Illiterate teen's chance encounter with teacher put him on path to college
This profile of a young man in New Orleans who turned his life around with the help of dedicated TFA teachers and a KIPP school captures what this struggle is all about:
As focused and self-possessed as the 18-year-old is today, it's hard to imagine Troy needing to have crossed paths with anybody to get on the road to success. Still, his biking past Sarah Bliss after an Uptown parade is textbook serendipity. She called out to him and immediately pulled him into a network of Teach for America teachers who resumed the work they'd begun with Troy when he was in Houston after the storm.
He remembers that fifth-grade year at New Orleans West College Prep (a KIPP school that evacuated to Houston) as the first time teachers told him, "We're going to help you accomplish your goals."
And not just pass him along?
"Second grade, I don't know how I made it to third grade," he said. "Third grade, I don't know how I made it to fourth grade."
It wasn't because he could read. He didn't recognize any words, not even cat or dog. Predictably, he failed LEAP. But he was too old to be held back again.
Nicole Cummins, his fifth-grade reading teacher, wondered, "How could this have happened? How could a kid get this far behind?" Despite his skills being "incredibly deficient" -- a team including Bliss and Ben Ochstein started Troy on phonics -- Cummins saw something special in him that "made me want to make sure that he didn't slip through any more cracks."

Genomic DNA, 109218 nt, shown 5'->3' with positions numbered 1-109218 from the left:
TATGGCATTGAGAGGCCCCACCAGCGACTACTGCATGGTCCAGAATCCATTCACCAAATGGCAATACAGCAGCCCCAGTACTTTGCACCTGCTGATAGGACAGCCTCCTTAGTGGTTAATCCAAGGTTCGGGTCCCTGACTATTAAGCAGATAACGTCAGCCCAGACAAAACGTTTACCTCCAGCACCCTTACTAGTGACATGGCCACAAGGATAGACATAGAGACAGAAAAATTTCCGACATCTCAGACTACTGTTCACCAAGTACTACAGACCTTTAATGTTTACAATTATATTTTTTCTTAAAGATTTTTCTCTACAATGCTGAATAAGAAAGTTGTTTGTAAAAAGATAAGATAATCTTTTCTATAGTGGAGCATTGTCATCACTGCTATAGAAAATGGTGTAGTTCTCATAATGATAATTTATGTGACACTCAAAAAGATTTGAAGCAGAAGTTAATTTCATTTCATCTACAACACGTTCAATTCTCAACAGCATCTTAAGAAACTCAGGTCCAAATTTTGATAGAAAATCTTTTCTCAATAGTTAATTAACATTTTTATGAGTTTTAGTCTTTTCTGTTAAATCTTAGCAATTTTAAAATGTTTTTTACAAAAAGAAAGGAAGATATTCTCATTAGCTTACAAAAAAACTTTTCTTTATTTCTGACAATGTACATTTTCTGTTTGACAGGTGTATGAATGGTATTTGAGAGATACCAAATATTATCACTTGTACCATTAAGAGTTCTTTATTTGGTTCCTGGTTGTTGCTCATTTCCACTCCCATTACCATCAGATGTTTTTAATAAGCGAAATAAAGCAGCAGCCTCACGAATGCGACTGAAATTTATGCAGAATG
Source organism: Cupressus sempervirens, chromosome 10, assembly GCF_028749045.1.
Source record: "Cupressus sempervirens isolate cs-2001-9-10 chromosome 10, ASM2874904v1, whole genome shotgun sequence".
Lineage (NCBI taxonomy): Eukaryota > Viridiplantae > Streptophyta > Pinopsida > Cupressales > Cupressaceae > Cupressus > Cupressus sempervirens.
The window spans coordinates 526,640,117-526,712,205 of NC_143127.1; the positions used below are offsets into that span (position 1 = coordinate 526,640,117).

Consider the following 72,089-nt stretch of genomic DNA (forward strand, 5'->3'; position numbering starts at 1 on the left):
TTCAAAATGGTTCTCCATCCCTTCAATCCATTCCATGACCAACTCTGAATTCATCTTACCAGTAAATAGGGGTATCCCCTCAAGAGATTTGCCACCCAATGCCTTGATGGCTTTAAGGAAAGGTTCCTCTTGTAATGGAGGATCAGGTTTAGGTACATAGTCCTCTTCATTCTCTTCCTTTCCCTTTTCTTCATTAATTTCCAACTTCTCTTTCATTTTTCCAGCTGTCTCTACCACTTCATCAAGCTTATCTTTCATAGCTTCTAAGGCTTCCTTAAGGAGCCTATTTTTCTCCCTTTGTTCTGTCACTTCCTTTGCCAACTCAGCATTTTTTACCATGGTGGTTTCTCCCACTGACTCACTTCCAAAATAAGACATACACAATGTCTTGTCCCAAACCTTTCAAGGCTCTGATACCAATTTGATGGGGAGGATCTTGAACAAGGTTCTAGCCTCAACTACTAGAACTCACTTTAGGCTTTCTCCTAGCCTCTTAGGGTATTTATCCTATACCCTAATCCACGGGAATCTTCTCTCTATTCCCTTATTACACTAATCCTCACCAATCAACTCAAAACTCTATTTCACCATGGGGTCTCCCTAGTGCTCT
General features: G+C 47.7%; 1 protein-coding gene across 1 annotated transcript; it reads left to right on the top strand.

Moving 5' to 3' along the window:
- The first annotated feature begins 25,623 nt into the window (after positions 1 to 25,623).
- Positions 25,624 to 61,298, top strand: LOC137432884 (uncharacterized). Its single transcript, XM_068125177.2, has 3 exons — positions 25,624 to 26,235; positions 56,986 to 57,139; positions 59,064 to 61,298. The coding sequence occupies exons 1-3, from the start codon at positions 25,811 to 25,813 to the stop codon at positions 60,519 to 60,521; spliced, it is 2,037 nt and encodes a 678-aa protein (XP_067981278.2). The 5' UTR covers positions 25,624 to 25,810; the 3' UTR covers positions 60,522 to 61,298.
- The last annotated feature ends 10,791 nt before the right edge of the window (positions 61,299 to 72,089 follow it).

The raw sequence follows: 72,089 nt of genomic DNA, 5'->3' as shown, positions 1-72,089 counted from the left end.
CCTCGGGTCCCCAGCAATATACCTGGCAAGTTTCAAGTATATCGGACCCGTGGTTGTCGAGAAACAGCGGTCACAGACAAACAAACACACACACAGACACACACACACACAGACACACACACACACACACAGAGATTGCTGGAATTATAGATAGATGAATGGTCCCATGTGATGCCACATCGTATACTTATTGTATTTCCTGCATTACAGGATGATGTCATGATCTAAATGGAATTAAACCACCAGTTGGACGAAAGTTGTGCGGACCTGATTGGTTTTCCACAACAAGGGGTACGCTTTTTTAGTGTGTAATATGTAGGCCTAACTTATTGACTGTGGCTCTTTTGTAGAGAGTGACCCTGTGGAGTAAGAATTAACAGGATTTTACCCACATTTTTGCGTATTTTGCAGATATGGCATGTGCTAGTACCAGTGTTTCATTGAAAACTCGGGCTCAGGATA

And yet, he did. He was arrested several times when he came back to New Orleans. In seventh grade he wore an ankle bracelet. As a peddler of marijuana, he had to decide if he was going to take the next step: push crack.
He knew, "Once I make that decision there's actually no backing out." So that's where he stopped. Others were expecting him to live a gangsta life, but Troy was honest with himself: "I didn't have the skills."
But nor did he have the skills to do the right thing, which is why his encounter with Bliss was like a prayer answered.
"He really just wanted to learn to read," she said. "He wanted to pass LEAP." She offered him tutoring, and he said, "Ms. Bliss, I want to take you up on your offer."
Troy can read now, well enough to have made it through New Orleans Charter Science and Math Academy, well enough to have earned admission to college.